Often you will allow users to specify names like nicknames or friendly names, so that you aren't referring to them by the name in their records or always as Mr. Smith.

It all depends on your requirements. There is no single good answer without the environment it is expected to satisfy.

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The i18n issue can be a bugger either way. certain cultures use the surname first and the given name last, that strikes the idea of first and last names so we move to fields for surnames and given names. Wait, some cultures don't have a surname or the surname is modified by the gender of the named.
We can get into tribal cultures where the person is renamed on adulthood. "Sitting Bull" childhood name was "Jumping Badger".
This is somewhat of a ramble but what I am showing is that the more fields you have the more accurate the design is. There should be at least a not null 'given name' field and a optional 'surname' field tied to a PK that is an integer. If the aforementioned requirements are observed, fields can be added without issues of breaking queries.

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"We can get into tribal cultures where the person is renamed on adulthood." -- true but understated. Even without tribal culture, a U.S. president might switch his first and middle names. –  Windows programmer Jul 17 '09 at 2:31
    
Even without tribal culture someone might become the Pope. –  Ludwig Weinzierl Aug 6 '09 at 19:20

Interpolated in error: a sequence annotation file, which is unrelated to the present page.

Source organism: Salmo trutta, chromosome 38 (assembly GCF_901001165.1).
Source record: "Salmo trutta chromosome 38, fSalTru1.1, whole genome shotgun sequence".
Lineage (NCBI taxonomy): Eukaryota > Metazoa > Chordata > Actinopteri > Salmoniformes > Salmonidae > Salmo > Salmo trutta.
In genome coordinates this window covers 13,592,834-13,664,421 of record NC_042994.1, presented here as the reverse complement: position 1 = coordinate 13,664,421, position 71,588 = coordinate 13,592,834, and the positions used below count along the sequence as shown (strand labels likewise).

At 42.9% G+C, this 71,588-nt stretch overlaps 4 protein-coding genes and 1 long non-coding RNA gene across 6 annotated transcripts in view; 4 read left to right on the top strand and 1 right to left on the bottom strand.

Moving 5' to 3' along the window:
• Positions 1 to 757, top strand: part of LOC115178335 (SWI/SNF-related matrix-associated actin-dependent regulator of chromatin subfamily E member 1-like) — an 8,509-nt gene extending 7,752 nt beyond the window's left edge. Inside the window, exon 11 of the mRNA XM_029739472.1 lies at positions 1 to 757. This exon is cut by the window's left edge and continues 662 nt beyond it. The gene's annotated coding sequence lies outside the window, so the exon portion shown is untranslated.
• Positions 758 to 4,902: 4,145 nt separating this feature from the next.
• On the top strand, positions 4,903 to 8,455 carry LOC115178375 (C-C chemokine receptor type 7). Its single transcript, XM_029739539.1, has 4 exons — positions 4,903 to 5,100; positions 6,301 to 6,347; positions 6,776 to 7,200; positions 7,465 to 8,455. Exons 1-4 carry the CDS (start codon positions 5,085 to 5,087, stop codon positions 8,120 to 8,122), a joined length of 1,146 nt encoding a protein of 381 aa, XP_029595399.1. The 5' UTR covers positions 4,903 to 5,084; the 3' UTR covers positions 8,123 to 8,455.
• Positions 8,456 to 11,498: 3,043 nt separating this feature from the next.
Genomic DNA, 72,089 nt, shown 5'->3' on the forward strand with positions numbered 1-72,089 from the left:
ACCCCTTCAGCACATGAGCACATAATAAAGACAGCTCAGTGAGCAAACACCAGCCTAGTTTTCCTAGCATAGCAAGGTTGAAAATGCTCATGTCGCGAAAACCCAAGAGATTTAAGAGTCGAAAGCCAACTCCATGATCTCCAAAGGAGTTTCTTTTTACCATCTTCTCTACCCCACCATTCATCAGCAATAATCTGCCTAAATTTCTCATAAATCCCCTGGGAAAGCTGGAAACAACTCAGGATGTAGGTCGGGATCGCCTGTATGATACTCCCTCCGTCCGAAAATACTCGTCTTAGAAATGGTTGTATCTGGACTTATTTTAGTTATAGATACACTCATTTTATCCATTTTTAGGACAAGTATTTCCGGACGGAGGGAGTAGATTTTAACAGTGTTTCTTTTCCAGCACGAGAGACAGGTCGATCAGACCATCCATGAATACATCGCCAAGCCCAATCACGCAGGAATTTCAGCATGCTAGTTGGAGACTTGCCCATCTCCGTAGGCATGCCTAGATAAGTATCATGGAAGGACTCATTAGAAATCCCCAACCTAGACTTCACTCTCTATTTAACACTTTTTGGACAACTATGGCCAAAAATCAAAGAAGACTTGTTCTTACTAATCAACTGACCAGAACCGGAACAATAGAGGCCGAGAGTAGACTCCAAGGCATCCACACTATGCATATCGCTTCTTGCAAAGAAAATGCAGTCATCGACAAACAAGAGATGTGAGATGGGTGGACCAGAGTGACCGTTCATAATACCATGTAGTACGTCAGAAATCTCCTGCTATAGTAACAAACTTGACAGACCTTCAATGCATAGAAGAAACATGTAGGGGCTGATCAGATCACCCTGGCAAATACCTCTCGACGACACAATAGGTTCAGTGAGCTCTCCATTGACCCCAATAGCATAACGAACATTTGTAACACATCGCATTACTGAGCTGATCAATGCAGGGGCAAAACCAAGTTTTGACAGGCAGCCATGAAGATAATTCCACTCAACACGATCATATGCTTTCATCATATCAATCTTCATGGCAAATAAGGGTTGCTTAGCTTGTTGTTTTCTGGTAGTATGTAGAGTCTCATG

So a Pope gets to change his name? I think I have heard something about that. My point exactly, how many situations do we have that we have not thought up? –  WolfmanDragon Aug 6 '09 at 21:17

Not sure how practical it would be, but maybe if cultural sensitivity is important in the context of the application being developed, perhaps a name should be a collection with each element of the collection carrying a value indicating if the name is the addressable "first name" or the addressable "surname" and so on for "title" or anything else that needs to be identified. A name ID could be used to identify the order of the elements for re-composing the full name.

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Question: please characterize the contexts in which cultural sensitivity is not an important issue. –  John Saunders Jul 13 '09 at 23:34
    
Clarification: I'm speaking strictly about this particular scenario where cultural sensitivity matters in the case of name formats. Obviously, there are going to be other sensitivities that have to be accounted for. Many apps developed for a western audience can be well-suited with first, middle and last. People with very large names are often well aware that their names have to be adapted to western systems. Being half-Filipino (where women tend to be named "Maria 2ndName Mid Last"), I'm well aware of this. Even by other Filipinos, none of my aunts or my mom are addressed as "Maria". –  Lloyd McFarlin Jul 14 '09 at 15:15
    
I don't know this for sure, but I'm even willing to bet that extremely long names have to be adapted to information and registrar systems even in non-Western countries. –  Lloyd McFarlin Jul 14 '09 at 15:16